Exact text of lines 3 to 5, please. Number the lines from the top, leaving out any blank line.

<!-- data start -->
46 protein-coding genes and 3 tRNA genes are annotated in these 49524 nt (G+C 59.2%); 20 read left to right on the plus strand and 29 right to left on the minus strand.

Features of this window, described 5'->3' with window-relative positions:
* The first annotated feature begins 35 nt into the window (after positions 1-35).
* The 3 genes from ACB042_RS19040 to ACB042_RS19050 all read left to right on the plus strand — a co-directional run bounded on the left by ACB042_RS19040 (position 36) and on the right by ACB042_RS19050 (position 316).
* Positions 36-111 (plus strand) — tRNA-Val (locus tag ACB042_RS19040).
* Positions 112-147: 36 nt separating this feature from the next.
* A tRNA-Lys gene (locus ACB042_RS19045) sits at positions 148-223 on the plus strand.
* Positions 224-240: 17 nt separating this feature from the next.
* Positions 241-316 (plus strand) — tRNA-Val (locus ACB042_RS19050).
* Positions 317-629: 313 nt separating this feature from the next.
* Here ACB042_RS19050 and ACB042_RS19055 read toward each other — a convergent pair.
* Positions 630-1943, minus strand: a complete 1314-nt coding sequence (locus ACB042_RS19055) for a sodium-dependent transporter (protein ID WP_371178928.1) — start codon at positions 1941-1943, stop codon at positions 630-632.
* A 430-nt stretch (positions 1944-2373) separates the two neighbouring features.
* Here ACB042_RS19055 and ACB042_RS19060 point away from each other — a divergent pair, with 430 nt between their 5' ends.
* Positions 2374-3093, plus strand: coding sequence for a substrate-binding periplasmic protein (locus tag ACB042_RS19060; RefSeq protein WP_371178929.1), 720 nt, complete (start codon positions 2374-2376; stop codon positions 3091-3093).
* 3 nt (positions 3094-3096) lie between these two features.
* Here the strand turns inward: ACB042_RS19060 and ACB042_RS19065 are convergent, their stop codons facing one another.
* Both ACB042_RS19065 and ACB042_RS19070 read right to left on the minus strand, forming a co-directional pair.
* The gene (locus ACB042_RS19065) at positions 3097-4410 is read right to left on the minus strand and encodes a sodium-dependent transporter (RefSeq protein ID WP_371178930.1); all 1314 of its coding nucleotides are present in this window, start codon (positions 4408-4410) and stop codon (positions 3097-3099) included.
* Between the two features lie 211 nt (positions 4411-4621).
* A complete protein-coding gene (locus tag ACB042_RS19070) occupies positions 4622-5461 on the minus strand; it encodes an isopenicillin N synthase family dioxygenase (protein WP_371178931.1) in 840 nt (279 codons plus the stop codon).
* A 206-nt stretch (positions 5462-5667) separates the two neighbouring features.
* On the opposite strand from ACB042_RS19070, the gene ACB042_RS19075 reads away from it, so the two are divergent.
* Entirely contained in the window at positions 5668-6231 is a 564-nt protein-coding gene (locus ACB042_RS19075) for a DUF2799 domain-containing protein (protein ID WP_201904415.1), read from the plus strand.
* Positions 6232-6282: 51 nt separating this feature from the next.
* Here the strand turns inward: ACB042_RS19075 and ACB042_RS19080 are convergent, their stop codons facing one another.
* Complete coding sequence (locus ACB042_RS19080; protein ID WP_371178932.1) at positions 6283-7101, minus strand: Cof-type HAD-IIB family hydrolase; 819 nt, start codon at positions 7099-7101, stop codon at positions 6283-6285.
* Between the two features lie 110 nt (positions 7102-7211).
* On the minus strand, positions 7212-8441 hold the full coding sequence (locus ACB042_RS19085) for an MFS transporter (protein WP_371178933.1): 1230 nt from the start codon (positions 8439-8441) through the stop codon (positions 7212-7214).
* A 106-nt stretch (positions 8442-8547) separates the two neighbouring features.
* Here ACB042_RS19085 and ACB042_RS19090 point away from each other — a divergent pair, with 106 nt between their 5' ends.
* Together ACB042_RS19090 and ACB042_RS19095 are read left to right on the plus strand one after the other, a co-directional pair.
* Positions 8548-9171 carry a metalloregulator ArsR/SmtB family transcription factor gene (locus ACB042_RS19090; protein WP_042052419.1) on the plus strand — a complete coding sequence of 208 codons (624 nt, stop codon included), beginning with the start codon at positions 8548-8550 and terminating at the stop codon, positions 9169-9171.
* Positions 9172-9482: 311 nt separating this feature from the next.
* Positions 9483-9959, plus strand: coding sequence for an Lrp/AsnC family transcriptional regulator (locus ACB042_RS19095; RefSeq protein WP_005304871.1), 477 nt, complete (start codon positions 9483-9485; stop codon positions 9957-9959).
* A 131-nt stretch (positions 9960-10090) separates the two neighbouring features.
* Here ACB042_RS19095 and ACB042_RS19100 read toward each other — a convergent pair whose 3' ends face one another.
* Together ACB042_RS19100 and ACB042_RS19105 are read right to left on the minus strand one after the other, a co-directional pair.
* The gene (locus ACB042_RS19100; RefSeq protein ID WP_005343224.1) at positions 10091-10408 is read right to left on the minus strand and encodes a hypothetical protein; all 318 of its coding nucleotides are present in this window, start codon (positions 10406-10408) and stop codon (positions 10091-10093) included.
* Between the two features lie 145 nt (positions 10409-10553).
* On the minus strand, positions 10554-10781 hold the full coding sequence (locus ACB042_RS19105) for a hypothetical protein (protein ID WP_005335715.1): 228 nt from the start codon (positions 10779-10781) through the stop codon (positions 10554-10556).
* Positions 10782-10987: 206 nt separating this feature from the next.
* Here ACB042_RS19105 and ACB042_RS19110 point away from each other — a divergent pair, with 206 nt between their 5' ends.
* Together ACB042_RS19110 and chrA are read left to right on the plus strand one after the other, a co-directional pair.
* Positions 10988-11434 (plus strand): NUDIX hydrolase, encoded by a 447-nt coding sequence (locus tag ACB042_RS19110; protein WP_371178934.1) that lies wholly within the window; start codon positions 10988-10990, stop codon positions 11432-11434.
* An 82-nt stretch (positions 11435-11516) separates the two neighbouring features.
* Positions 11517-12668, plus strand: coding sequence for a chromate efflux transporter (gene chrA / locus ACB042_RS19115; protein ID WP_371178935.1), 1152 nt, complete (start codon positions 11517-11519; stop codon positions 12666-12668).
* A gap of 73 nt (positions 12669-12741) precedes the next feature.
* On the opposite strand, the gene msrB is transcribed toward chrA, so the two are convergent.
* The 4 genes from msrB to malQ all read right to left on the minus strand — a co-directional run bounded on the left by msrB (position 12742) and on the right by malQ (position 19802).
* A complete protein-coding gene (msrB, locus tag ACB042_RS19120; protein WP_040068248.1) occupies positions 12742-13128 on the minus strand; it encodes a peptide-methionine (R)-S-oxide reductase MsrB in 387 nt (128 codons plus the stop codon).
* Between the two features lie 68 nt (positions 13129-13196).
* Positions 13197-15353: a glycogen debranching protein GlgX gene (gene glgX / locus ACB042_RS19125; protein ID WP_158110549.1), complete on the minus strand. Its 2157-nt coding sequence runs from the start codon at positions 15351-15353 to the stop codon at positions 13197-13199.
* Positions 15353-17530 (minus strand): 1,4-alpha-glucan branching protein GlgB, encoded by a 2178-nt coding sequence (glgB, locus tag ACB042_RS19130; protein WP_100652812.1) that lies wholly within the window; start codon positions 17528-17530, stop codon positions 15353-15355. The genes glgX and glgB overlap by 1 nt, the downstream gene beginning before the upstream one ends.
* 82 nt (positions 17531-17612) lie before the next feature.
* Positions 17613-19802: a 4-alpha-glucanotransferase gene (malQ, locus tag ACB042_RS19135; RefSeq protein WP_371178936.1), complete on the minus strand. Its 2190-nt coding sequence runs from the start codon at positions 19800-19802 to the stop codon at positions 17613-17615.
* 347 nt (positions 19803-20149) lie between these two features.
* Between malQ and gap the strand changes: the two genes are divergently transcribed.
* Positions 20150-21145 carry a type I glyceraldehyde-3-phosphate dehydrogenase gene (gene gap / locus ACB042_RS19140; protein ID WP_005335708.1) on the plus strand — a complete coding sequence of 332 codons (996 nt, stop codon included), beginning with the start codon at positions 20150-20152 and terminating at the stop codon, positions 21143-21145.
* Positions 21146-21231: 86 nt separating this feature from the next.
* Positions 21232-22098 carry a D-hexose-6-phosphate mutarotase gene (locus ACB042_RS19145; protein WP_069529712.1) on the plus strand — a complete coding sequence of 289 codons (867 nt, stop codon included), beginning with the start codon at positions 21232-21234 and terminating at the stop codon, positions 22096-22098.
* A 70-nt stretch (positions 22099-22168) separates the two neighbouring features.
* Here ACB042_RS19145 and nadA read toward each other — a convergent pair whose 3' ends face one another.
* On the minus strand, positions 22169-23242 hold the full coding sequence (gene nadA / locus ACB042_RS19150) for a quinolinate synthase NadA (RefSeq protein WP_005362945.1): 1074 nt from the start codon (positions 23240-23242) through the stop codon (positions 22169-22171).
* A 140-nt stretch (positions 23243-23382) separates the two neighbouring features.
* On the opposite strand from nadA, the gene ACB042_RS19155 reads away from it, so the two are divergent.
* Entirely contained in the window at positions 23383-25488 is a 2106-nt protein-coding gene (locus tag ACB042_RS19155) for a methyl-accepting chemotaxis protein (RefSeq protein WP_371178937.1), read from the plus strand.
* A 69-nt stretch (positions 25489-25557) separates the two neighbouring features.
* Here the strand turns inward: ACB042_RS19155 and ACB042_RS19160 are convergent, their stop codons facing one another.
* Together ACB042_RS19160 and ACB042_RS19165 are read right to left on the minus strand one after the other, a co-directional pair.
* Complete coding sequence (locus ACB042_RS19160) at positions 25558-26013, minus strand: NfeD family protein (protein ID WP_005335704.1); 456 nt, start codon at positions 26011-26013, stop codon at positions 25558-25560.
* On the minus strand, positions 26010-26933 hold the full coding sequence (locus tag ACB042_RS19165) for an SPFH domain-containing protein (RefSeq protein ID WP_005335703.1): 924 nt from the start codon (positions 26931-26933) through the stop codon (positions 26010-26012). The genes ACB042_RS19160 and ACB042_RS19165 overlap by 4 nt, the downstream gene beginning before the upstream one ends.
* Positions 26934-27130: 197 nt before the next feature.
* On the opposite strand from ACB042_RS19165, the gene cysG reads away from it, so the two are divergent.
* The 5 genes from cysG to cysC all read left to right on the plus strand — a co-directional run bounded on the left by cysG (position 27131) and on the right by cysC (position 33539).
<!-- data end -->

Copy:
* The first annotated feature begins 35 nt into the window (after positions 1-35).
* The 3 genes from ACB042_RS19040 to ACB042_RS19050 all read left to right on the plus strand — a co-directional run bounded on the left by ACB042_RS19040 (position 36) and on the right by ACB042_RS19050 (position 316).
* Positions 36-111 (plus strand) — tRNA-Val (locus tag ACB042_RS19040).